As an athlete you will perform best within a bodyweight range that is specific to you. For some athletes, this means you will be stronger, faster, recover more quickly, be more resilient against injury, and stay healthier with a few more pounds on your body. Other athletes may be able to maintain a much lighter weight while retaining power output and staying healthy. Focusing on training quality and supporting your training and recovery with adequate energy intake is more important than bodyweight. Focus on fitness and performance, and let bodyweight follow.

You shouldn’t eat anything for the first 90 minutes

I overheard this piece of advice several times in the past year and I think it comes from a misunderstanding of sports nutrition guidance meant for rides that are only 60-90 minutes long. During rides lasting 60 to 75 minutes (and perhaps up to 90 minutes) you have enough stored muscle glycogen to complete a high-quality workout. As a result, consuming exogenous carbohydrate may not be necessary during short workouts. However, that should not be confused with the need to consume exogenous carbohydrate within the first hour during rides that last longer than 90 minutes. So, when you’re heading out for a two- to 4-hour group ride, you should start eating within the 30-60 minutes, particularly if it’s a group ride that features intermittent high-intensity efforts.

What if you’re trying to improve your ability to oxidize fat for fuel? Well, for most amateur and age-group athletes, improving aerobic endurance through high-quality workouts will do more for improving fat oxidation than manipulating carbohydrate availability. Training with low carbohydrate availability has its place, for some athletes in some circumstances, but being a fat-adapted endurance athlete may not a high priority and training strategies that manipulate fuel availability are best used once you have already maximized aerobic endurance through fundamental training.

Some terms in this blog post including Training Stress Score (TSS), Chronic Training Load (CTL), and Functional Threshold Power (FTP) are registered trademark terms owned by TrainingPeaks.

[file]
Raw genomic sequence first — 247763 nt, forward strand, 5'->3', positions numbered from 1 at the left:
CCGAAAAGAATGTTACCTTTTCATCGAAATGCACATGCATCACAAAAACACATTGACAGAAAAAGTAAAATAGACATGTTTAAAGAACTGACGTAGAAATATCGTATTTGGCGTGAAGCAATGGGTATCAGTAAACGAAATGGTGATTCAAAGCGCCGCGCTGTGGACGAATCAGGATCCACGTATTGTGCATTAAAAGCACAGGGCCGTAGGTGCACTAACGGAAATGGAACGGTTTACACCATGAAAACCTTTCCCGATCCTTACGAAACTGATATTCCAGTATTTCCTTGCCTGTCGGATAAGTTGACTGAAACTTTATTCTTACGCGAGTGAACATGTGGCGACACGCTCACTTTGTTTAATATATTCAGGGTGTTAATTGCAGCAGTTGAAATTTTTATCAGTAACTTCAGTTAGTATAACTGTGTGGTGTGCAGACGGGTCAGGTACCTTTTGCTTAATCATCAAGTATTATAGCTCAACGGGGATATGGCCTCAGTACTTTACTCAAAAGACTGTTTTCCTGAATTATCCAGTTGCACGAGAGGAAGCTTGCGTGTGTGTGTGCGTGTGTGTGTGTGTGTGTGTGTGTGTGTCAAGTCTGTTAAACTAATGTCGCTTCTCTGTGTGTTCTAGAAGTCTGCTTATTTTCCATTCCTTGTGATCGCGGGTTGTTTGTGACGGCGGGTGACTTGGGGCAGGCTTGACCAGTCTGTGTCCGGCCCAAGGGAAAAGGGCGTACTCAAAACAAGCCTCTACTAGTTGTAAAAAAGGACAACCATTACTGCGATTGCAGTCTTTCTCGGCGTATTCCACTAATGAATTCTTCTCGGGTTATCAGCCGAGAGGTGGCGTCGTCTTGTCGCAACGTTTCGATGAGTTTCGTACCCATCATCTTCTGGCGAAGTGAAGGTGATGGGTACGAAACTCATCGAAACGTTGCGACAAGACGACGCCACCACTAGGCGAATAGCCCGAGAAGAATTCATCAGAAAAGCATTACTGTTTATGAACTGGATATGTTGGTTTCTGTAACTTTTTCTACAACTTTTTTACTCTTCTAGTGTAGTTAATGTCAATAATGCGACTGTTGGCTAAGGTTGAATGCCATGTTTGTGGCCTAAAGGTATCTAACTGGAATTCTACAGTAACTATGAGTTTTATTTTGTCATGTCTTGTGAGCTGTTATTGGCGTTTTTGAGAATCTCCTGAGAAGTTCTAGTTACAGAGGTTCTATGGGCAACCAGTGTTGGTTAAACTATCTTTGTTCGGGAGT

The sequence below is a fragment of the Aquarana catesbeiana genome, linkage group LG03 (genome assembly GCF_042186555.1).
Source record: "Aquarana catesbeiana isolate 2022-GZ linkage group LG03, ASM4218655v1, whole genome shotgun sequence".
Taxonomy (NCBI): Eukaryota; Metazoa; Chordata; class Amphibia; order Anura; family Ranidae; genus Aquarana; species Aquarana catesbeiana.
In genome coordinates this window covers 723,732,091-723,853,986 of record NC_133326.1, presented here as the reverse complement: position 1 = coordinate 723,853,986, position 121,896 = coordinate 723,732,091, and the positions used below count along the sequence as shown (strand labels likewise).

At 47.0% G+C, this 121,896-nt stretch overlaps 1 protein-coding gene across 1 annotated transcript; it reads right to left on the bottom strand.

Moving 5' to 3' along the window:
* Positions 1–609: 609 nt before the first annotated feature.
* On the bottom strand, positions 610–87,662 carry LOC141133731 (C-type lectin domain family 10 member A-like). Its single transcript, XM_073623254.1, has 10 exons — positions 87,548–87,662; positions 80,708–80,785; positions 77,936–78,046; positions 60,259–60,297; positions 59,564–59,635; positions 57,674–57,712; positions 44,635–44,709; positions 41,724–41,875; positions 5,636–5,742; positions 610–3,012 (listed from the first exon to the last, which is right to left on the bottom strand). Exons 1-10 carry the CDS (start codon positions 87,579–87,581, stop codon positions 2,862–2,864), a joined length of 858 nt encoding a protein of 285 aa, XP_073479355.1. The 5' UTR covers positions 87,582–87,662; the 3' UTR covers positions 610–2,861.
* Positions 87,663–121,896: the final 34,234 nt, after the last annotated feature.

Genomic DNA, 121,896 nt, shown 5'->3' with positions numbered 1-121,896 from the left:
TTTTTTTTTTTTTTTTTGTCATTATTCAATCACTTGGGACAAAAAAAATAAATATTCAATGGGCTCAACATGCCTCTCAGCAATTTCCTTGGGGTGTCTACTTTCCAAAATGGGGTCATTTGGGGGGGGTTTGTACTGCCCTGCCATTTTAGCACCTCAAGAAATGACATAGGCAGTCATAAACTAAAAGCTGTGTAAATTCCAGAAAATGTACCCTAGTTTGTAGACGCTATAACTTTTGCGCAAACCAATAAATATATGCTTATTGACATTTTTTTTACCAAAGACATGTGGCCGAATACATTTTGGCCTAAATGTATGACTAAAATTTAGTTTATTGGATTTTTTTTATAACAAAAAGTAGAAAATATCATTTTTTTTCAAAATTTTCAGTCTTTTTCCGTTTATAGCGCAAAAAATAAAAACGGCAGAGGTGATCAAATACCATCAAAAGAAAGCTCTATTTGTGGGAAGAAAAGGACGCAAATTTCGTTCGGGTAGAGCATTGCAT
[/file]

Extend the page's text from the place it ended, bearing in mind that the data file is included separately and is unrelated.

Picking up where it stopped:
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Comments 4

  1. “Lighter is always better” I’m 6’1″, broad shouldered, small boned. My ideal weight is +/- 170-175 pounds. A few years ago, my weight fell to +/- 155, and on a rapid descent in the Texas hill country on my 2007 Trek Madone SL, I experienced SERIOUS wheel wobble like I’ve never experienced on that bike. I was actually too light to maintain stability! It messed with my head big time! I have not experienced that again since getting back to a more reasonable weight for my overall build. So no, lighter is not always better.

    1. Not sure that makes sense, how do Tour riders who weigh in the 130 to 160 Lbs. range stay stable on the huge descents that they have at high speeds, also women wouldnt be able to have stability either, something else is going on with your bike on that un-stable descent you had.

      1. Stability is comprised of a number of factors, bike frame geometry, wheel type, tire choice and environmental factors like crosswinds. I had a front wheel-tire combo that was unstable almost to the point of being unrideable on fast descents with any kind of cross wind. Changing the tire from Rubino to Continental fixed the problem in this case.

      2. Weight does add stability and cdertainly speed during a descent but the doesn’t mean a 130 lbs TDF pro can’t descend ridiculously fast with stabilty cause they do. Descending fast is a skill no doubt. I have found at my 165 lb weight that pushing my nose forward–rather than sitting up to slow down–and pressuring the pedals down helps a lot a shaky descent. Changing my rims to much lower profile rims–say like 20-30 mm deep from the 40-50 mm deep wheels helps tremendously on descents with heavy cross winds too. Little things matter when you don’t have the extra weight.